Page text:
§ 39. Mr. Dobbie
asked the Secretary of State for War whether children of members of His Majesty's Forces who are over the age of 14 years and in full-time attendance at school are eligible for allowances on the same scale and under similar conditions to children under the age of 14 years?
§ 40. Mr. Dobbie
asked the Secretary of State for War whether there is any set principle in operation which recognises the 1882 payment of an allowance to a foster-mother to a family where the eldest of the family is in the Army and has been the breadwinner and is making an allotment to the foster-mother to help maintain the younger children; and, if so, is it on the basis of a soldier's wife's allowance and the children's allowance?
§ Mr. Stanley
The foster-mother of a man who has joined the Army in connection with the present war is eligible for an award of dependants' allowance under the conditions prescribed in the relevant regulations, provided she has acted in the place of a parent to the soldier and has wholly or mainly supported him during his minority for not less than five years. Details as to the rates and conditions of allowances are contained in the White Paper (Cmd. 6138) recently issued. The rates and conditions are not the same as those applicable to soldiers' wives and children. In cases of hardship due to the withdrawal of the soldier's contribution to the household which are not covered by the ordinary regulations, application can be made to the War Service Grants Advisory Committee for consideration of a special allowance.
§ 60 and 61. Mr. R. J. Taylor
asked the Secretary of State for War (1) how many married women separated from their husbands now in the Armed Forces, have been refused the usual Army allowances, notwithstanding the fact that such women have obtained separation orders for their maintenance;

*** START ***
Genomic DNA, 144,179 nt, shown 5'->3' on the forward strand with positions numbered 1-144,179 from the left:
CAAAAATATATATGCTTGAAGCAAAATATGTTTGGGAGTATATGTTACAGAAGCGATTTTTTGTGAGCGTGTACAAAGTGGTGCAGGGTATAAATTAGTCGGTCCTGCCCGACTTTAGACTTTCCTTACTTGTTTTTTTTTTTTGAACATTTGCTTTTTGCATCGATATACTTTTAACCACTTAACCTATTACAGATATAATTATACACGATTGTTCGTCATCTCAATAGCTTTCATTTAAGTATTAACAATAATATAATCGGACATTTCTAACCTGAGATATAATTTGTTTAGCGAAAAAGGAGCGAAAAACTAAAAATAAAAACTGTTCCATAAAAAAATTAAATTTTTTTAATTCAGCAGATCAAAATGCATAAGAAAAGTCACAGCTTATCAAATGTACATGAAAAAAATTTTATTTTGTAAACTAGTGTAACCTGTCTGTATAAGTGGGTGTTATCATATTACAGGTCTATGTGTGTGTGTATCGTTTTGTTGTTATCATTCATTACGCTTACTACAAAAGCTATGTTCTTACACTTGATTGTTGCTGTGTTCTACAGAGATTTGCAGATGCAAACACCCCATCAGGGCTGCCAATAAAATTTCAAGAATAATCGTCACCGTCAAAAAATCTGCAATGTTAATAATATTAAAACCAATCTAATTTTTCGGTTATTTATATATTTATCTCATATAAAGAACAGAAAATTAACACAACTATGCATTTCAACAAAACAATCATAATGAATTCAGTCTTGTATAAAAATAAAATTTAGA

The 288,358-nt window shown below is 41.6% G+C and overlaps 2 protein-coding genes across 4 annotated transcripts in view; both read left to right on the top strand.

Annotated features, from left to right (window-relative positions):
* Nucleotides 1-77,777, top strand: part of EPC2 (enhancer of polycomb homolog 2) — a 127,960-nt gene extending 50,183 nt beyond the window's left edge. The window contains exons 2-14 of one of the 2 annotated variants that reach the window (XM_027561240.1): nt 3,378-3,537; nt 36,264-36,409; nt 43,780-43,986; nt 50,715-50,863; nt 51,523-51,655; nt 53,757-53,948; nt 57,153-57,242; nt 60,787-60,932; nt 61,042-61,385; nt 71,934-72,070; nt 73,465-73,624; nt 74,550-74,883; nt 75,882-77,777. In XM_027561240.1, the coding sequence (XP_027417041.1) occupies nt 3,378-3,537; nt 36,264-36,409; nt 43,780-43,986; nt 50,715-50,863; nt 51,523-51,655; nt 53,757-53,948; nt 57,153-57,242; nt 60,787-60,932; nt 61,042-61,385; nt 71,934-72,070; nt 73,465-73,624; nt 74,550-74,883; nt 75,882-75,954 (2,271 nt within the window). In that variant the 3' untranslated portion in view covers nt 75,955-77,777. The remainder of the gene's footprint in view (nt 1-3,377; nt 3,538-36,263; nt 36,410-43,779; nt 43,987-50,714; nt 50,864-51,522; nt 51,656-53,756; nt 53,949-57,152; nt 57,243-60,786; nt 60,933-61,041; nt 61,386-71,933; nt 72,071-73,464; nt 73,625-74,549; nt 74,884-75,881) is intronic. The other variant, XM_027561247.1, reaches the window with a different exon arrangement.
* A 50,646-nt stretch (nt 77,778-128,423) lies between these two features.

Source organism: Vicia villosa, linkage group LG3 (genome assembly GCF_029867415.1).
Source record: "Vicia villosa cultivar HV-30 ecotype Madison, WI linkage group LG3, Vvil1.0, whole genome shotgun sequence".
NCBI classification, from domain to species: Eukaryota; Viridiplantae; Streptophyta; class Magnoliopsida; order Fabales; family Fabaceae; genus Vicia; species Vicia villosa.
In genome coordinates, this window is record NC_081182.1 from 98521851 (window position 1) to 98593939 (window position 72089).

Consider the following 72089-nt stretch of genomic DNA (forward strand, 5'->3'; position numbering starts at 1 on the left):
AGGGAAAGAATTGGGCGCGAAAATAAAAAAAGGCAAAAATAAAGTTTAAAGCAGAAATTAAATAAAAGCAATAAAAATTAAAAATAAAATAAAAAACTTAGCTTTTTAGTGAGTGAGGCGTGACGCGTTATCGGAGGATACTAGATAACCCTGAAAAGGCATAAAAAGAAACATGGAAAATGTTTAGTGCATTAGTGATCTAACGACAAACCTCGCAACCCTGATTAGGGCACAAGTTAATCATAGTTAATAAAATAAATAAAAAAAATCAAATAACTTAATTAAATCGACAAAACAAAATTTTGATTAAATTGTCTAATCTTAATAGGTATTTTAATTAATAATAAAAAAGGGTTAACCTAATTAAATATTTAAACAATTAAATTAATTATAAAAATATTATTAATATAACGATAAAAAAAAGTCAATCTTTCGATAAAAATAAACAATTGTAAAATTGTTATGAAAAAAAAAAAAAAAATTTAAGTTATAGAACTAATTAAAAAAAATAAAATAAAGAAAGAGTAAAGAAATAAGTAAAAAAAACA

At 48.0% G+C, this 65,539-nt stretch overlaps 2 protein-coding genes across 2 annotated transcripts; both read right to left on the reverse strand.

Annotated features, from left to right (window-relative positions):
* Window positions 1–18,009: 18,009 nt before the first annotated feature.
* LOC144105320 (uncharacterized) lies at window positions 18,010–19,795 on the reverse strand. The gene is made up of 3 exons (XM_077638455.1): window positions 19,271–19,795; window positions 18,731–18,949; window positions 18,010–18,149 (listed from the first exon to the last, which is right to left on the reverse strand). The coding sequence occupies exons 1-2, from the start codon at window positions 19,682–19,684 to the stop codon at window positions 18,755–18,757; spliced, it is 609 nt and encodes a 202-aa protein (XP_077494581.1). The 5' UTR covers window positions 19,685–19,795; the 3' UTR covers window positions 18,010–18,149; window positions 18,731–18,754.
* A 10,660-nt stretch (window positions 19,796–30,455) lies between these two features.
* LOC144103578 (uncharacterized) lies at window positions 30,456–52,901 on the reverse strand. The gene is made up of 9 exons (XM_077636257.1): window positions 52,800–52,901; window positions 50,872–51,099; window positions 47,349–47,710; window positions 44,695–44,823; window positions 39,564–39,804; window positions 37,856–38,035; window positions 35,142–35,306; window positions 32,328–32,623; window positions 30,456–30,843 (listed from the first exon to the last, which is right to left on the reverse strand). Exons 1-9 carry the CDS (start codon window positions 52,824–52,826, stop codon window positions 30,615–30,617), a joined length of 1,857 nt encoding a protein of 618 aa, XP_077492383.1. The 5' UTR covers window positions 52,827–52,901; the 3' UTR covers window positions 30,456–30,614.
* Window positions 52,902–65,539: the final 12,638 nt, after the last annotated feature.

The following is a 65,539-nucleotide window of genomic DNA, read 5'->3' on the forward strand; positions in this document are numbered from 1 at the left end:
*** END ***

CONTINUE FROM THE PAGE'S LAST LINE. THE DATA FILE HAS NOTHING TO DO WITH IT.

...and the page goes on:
(2) how many married women whose husbands have deserted them and joined the Armed Forces before a court order for their maintenance could be obtained, have been refused the Army allowances?
§ 66. Mr. Dobbie
asked the Secretary of State for War whether a soldier's wife who has a magistrate's order for maintenance allowance against her husband is paid by the Government the full amount of such order, or, if not, what amount is paid in such cases?
§ Mr. Stanley
I regret that the information asked for by the hon. Member for Morpeth (Mr. R. J. Taylor) is not available. I would, however, explain that the ordinary Army family allowance is granted to assist soldiers, who fulfil the prescribed conditions, in the maintenance of their homes, and it is not issuable in cases where, owing to domestic disagreement, these homes have been broken up. In such circumstances, the men concerned can be placed under compulsory stoppages of pay in respect of the maintenance of their wives, under the conditions prescribed in Section 145 (2) of the Army Act; and where, in the case of men who have joined the colours for service in connection with the war, the amount which can be so stopped is insufficient to prevent serious hardship arising to the wives through the calling up of their husbands, these amounts can be supplemented by a grant of special assistance. The administrative arrangements in connection with these cases are at present under review.
Will my right hon. Friend carry out his promise and look into this matter? Does he know that there is a growing feeling throughout the country, and in this House, that some decision ought to be given in this matter? Perhaps the Prime Minister will look into it, as he does into most other matters?
§ Mr. Stanley
It may be possible for us to spare the Prime Minister trouble. As I have told the Noble Lady on several occasions, particularly when she came on a deputation to me, I am inquiring into the matter. I have already informed the House about the discussion on the question of allowances.
It may be a question for discussion, but my right hon. Friend said that he would look into it and give us a reply. We do not want to discuss it. We want a decision.
§ Lieut.-Commander Agnew
Is it the position now that a man may turn his wife out of his house and then draw an allowance for another woman?